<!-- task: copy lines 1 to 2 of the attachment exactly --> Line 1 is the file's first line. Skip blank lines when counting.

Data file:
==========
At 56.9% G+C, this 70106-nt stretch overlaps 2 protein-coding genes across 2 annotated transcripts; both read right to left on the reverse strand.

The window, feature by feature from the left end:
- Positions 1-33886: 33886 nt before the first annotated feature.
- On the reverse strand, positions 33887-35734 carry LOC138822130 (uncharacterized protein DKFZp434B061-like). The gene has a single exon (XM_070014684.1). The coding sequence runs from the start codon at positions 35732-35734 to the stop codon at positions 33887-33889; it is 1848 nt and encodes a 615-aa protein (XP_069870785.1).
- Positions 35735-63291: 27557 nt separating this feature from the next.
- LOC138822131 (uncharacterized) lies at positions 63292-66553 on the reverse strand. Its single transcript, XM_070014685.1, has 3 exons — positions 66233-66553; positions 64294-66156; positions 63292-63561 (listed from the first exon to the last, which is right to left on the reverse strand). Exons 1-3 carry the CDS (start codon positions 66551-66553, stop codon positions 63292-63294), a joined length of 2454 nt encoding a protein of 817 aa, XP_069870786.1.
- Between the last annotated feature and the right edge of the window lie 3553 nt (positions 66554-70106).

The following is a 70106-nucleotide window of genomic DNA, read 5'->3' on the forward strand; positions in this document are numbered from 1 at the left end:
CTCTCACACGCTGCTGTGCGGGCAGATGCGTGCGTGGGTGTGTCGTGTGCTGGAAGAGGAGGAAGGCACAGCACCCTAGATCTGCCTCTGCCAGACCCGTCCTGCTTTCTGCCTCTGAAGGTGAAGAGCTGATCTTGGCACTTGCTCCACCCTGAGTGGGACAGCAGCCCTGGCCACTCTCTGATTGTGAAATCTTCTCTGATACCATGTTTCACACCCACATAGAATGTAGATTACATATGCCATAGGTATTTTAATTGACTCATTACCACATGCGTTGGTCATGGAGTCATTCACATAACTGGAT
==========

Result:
At 56.9% G+C, this 70106-nt stretch overlaps 2 protein-coding genes across 2 annotated transcripts; both read right to left on the reverse strand.

The window, feature by feature from the left end: